Egypt’s Nuclear Plant Project Continues Despite Virus Restrictions

Grigory Sosnin, the director of the Dabaa nuclear project (Asharq Al-Awsat)
Grigory Sosnin, the director of the Dabaa nuclear project (Asharq Al-Awsat)
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Egypt’s Nuclear Plant Project Continues Despite Virus Restrictions

Grigory Sosnin, the director of the Dabaa nuclear project (Asharq Al-Awsat)
Grigory Sosnin, the director of the Dabaa nuclear project (Asharq Al-Awsat)

The Egyptian nuclear project is underway, despite the restrictions imposed by the outbreak of the novel coronavirus and the Egyptian authorities’ decision to postpone the opening of major projects, including the new capital.

In remarks to Asharq Al-Awsat, Grigory Sosnin, the director of the Dabaa nuclear project, said that the company “has taken a set of strict preventive measures, restricting the access of people who recently came to Egypt to the construction site and relying on video conferences to hold regular meetings with the Nuclear Power Stations Authority in Egypt.”

Russia’s state-owned Rosatom, which specializes in nuclear energy, is working on launching the first nuclear power plant in Egypt, in the city of Dabaa on the shores of the Mediterranean (130 km northwest of Cairo). The plant consists of four nuclear reactors, each with a capacity of 1200 megawatts, with a total capacity of 4,800 megawatts.

Sosnin, who is also the vice president of Atomstroyexport, Rosatom’s subsidiary, said that preparatory work was taking place on-site, as well as in the design of the project.

He noted that if things went according to plan, “the first nuclear reactor will be operational within seven years, after meeting the necessary permits... while the remaining three reactors will be activated consecutively one by one.”

The Russian director did not express concern about the impact of the COVID-19 crisis on the planned program, stressing that Rosatom was closely monitoring the developments of the situation related to the virus around the world, especially in the countries in which it operates.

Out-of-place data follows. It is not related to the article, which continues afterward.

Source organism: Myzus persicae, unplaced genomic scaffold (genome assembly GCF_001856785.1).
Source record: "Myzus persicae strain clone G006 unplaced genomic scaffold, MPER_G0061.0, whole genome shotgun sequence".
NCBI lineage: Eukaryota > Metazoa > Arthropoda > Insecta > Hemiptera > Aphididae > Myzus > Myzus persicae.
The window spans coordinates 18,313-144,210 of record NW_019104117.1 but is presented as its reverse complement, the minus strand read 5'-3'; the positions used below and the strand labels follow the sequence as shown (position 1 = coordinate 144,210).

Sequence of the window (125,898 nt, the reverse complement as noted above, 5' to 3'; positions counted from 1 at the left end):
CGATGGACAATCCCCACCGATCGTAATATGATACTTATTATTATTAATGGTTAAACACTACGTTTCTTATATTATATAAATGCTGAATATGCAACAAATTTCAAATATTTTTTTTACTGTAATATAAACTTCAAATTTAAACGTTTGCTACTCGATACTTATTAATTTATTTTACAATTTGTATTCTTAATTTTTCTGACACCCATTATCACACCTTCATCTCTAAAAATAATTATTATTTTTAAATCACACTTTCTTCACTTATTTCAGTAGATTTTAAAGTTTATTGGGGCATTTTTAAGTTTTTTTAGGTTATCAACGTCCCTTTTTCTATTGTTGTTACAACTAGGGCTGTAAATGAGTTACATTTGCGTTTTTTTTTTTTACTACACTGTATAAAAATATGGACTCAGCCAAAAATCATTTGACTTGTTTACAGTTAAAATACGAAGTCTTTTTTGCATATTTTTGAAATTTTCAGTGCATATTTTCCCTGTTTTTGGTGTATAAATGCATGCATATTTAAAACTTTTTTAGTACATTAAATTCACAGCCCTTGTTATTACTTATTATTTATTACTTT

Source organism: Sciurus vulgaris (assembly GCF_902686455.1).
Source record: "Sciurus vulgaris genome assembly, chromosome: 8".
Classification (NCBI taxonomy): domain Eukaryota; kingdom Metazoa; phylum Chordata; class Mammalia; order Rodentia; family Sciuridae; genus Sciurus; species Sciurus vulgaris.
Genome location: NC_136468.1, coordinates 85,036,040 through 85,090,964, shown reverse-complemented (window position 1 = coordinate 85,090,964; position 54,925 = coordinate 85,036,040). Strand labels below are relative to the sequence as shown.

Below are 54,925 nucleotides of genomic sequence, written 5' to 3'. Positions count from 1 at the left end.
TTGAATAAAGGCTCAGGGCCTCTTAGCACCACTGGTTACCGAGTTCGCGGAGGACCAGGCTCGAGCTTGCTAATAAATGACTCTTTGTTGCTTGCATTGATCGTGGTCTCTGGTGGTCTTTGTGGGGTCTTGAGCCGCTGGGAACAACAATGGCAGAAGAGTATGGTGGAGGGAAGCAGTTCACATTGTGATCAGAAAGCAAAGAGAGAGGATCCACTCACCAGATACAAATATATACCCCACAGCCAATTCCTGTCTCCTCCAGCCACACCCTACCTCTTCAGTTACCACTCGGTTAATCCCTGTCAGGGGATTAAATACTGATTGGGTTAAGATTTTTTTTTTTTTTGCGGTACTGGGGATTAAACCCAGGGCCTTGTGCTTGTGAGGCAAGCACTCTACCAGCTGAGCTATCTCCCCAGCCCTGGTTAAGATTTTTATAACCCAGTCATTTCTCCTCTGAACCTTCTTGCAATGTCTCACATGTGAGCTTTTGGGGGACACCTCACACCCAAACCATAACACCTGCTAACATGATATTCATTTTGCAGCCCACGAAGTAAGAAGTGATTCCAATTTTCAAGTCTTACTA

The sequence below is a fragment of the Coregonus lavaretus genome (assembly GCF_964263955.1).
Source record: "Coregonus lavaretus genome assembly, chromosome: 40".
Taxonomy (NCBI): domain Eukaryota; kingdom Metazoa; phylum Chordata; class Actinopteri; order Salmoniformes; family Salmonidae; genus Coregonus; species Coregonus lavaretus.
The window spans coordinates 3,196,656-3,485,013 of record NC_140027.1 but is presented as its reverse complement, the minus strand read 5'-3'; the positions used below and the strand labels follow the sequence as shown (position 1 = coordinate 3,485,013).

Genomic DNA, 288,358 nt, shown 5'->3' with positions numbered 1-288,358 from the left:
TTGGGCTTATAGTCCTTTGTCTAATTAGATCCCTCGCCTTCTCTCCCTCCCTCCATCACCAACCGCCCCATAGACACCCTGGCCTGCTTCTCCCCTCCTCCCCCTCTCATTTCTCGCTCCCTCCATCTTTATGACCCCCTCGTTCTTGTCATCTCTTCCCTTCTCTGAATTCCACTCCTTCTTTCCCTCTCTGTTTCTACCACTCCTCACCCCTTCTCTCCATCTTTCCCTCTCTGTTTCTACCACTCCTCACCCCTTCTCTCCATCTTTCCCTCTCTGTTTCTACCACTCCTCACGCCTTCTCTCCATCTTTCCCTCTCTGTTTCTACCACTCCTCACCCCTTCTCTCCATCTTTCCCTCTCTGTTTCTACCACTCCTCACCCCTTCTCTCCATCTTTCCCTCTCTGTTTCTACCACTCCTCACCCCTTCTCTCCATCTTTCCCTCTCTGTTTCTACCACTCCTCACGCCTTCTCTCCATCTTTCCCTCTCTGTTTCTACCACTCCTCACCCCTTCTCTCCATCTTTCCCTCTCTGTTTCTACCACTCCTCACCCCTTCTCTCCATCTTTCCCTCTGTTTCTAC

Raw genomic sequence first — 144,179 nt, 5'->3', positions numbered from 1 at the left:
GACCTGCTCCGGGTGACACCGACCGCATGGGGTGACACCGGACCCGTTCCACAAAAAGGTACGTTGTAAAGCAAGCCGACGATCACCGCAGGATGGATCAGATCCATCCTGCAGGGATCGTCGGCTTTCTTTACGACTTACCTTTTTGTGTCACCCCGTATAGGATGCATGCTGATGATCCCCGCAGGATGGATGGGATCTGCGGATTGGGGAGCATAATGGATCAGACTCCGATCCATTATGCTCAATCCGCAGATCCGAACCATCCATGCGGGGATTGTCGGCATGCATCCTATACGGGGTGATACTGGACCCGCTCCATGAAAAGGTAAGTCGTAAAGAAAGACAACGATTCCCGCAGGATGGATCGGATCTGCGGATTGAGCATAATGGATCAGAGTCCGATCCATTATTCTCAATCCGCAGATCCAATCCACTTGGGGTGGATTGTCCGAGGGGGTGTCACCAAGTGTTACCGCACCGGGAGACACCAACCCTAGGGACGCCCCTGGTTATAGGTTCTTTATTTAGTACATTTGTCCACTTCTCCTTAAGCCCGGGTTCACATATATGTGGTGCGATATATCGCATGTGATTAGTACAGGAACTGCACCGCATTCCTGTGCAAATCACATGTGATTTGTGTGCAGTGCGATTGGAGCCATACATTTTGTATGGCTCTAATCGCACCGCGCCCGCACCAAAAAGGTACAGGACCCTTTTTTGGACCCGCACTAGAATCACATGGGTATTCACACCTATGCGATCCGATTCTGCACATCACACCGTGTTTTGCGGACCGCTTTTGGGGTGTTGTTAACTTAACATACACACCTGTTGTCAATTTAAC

He added that the company “considers the health and safety of its employees a priority.”

In 2015, Egypt and Russia concluded an agreement to cooperate in building the Dabaa nuclear power plant, with a $ 25 billion loan provided by the Russian state.

Construction is underway at the site, in parallel with work to complete the necessary documents to obtain the so-called “nuclear license”, which is granted by the Egyptian Nuclear and Radiological Supervision Authority (ENRRA).



Israeli Strikes Reportedly Target Hezbollah Ammunition Depot in Lebanon

Lebanese army soldiers check the wreckage of a vehicle after an Israeli airstrike targeted the area near the village of Burj al-Muluk, some 18 kms from the town of Nabatiyeh on July 20, 2024.  (Photo by Rabih DAHER / AFP)
Lebanese army soldiers check the wreckage of a vehicle after an Israeli airstrike targeted the area near the village of Burj al-Muluk, some 18 kms from the town of Nabatiyeh on July 20, 2024. (Photo by Rabih DAHER / AFP)
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Israeli Strikes Reportedly Target Hezbollah Ammunition Depot in Lebanon

Lebanese army soldiers check the wreckage of a vehicle after an Israeli airstrike targeted the area near the village of Burj al-Muluk, some 18 kms from the town of Nabatiyeh on July 20, 2024.  (Photo by Rabih DAHER / AFP)
Lebanese army soldiers check the wreckage of a vehicle after an Israeli airstrike targeted the area near the village of Burj al-Muluk, some 18 kms from the town of Nabatiyeh on July 20, 2024. (Photo by Rabih DAHER / AFP)

Israeli strikes late on Saturday targeted a depot storing ammunition belonging to Hezbollah in southern Lebanon, three security sources told Reuters.

The strikes on the town of Adloun, about 40 km north of Lebanon's border with Israel, set off a string of loud explosions heard by witnesses across the south of Lebanon.

At least four civilians in Adloun were wounded in the strikes, a medical source and a security source told Reuters.

Hezbollah said that its fighters fired dozens of rockets into northern Israel on Saturday, targeting a kibbutz for the first time in nine months in retaliation for an Israeli drone strike earlier in the day that wounded several people including children.
Also Saturday, Hamas said it fired rockets from Lebanon toward an Israeli army post in the northern Israeli village of Shomera in retaliation for the “Zionists massacres” in the Gaza Strip. Hamas has carried out such attacks form Lebanon over the past several months, but they have been rare.
Hezbollah’s attack with dozens of Katyusha rockets on the northern Israeli kibbutz of Dafna came few hours after an Israeli drone strike hit a car in the southern Lebanese village of Burj al-Muluk, and shrapnel from the missile wounded several people who were standing nearby. The state-run National News Agency said that the wounded civilians are Syrian citizens and they included children.

The Israeli military said that about 45 projectiles were detected crossing from Lebanon into northern Israel in three separate barrages. It said that some were intercepted, while others fell in open areas, causing no injuries, but triggering several fires in the Golan Heights.